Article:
With increased cyber security risks and attacks, the cyber security gap has been in discussion lately. It is a rising concern in the cyber security industry that skilled-labors are very less as compared to the demand and this has been predicted by cybersecurity ventures that 3.5 million cyber security jobs will remain empty by 2021. The report declares a 350% rise in cyber security jobs from 2013 to 2021.
Why this GAP in the Cyber Industry?
In the cyber security industry when a new candidate enters to upgrade their career, or wish to enter the industry, they find it very difficult to work against the experience and knowledge required, thus contributing to the view of a skills shortage. These candidates do not have the road map to start their process like where to start with applications, and find it hard to make an outstanding performance without any hand-on experience. The irony of this situation is that companies also find it incredibly hard to find entry-level talent.
Many studies have been performed to analyze the state of cyber security shortage, amongst which one of the studies was performed by (ICS) 2 cyber security workforce studies in 2019. According to the report, only 42% of respondents reported to have their first job was in a cyber security field, which concludes that most of today’s security professionals are emerging from other careers.
Also one of the highlighting feedback considering the youth in cyber security which says that 65% of the cyber security professionals are aged 25 to 44, making cyber security a group of young and energetic brains. Another encouraging point to mention about this survey was that 30% of the respondents were women. Thus cyber security fields can have candidates from diversified fields considering their background and knowledge.
A major reason increasing the complexity of the situation is the educational background. A researchers published a report report where it states that 81% of hackers are self-made, making it difficult for these candidates to write a resume in case they want to enter the cyber industry to fight against cyber crimes, and harder for employers to assess one. Also the companies hiring for cyber security professionals are not looking for fresher’s much, but need experienced people.
Solutions to fill the Gap in cyber security
Since organizations need candidates at a higher level, it becomes difficult to fill these positions (senior positions) due to more newcomers available in this field as compared to experienced candidates. There is certainly a demand for candidates at this level, but many of the roles that go unfilled are more senior. This problem is not unique to the cyber security field, as organizations that hire candidates at a junior level usually train those candidates to do the job required.
This approach decreases their time to hire and train as well as decrease the overall cost of recruiting for the role. Hopefully, it also increases retention as career progression is incredibly important to cyber security professionals. Rather than offering higher salaries, organizations should consider the essential parts of a job description and then make a call on deciding the salary.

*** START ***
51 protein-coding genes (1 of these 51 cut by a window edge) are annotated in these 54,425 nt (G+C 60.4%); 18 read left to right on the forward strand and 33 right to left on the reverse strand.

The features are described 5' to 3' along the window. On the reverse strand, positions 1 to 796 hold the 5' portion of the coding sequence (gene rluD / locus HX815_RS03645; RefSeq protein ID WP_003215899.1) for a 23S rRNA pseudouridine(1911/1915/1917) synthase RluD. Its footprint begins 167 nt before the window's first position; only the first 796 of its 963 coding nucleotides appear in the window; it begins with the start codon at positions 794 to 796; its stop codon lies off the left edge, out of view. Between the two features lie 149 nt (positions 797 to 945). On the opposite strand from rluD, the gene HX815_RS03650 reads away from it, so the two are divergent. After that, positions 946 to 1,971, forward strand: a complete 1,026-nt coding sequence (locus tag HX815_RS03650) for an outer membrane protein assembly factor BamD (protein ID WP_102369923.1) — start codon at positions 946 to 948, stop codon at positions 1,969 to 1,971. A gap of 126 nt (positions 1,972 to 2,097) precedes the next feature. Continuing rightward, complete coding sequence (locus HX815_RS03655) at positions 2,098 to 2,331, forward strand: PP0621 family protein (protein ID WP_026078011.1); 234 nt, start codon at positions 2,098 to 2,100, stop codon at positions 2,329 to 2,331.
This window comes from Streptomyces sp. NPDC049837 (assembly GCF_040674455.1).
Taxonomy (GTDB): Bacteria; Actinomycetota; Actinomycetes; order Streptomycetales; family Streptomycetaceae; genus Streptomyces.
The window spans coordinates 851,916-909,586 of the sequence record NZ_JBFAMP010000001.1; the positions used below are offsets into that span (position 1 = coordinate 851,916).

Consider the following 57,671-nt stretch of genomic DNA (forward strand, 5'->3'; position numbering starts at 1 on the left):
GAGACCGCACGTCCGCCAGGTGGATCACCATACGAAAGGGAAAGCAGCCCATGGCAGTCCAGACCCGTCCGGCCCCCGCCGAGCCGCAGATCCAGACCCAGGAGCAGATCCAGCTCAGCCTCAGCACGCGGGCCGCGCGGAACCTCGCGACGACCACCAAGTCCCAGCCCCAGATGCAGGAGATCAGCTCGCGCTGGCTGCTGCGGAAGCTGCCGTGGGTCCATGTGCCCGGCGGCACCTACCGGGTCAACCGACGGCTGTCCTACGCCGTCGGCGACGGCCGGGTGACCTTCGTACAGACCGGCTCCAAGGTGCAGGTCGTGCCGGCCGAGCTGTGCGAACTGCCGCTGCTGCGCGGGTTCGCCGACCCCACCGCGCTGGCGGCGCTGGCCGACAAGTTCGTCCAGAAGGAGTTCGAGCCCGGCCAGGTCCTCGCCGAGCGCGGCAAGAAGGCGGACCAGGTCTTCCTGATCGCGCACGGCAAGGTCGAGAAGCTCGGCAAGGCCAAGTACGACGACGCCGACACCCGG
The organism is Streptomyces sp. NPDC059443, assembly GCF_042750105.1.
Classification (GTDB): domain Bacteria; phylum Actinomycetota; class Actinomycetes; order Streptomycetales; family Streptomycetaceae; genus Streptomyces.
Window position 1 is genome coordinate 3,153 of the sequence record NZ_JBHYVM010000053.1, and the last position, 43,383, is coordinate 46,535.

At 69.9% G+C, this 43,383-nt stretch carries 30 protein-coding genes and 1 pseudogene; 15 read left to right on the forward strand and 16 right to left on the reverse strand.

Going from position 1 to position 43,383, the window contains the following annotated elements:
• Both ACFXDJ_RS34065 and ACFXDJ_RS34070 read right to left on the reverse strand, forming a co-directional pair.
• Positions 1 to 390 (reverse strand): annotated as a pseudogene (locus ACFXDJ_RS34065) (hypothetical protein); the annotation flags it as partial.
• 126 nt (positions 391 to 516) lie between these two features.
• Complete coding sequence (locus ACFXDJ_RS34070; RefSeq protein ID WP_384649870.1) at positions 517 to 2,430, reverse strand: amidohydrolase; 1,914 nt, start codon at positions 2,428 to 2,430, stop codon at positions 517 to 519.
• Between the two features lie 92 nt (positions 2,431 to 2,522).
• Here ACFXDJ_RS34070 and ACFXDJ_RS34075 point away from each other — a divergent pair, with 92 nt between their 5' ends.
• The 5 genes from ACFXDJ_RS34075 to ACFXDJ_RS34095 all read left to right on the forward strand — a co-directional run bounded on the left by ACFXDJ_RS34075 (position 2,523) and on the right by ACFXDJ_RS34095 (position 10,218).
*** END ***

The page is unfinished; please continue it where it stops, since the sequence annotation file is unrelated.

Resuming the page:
Robert Herjavec, founder and CEO at Herjavec Group, said,
“Unfortunately the pipeline of security talent isn’t where it needs to be to help curb the cybercrime epidemic. Until we can rectify the quality of education and training that our new cyber experts receive, we will continue to be outpaced by the Black Hats.”
Expanding the job requirements can open up a new pool of workers and increase job opportunities in areas of cyber security where under employment has leached in. Areas such as neural-diversity can be considered for employment who are currently under the category of under-employment . This will also encourage Women to apply for these jobs that are often put off by these wish lists. Making a more realistic list of requirements may attract candidates who are returning to work, including women returning after a period of maternity leave. Implementation of such statistical approaches would lead to better recruitment and more awareness.
There may be other sources which can be wisely used for making the cyber world more efficient, for e.g. JPMorgan Chase hired roughly 2,100 individuals with criminal backgrounds in 2019, which was around 10% of its new hires. This allows the skills of these dark web workers to be utilized in a white background, also giving them a new start.
Adhering to the candidates who do not have cyber security experience but have a broader business skill set, also fill a critical skills gap. It becomes easy for organizations to train these candidates as they understand the wider business and can communicate in non-technical language. Organizations, in general, are limiting their talent pool by not opening up their requirements for cyber security jobs due to the skills available within the organization.
Due to the increasing cyber crime, harmonizing the demand of skills in cyber security has been suggested to become worse by the experts. The organizations will have to adhere to the hiring section, making it smooth for all diversity individuals to explore in this field and work to fight against the increasing cyber crimes in industry.
Wesley Simpson, chief operating officer with (ISC) 2, said in a formal statement
“Knowing where we stand and the delta that needs to be filled is a powerful step along the pathway to overcoming our industry’s staffing challenges”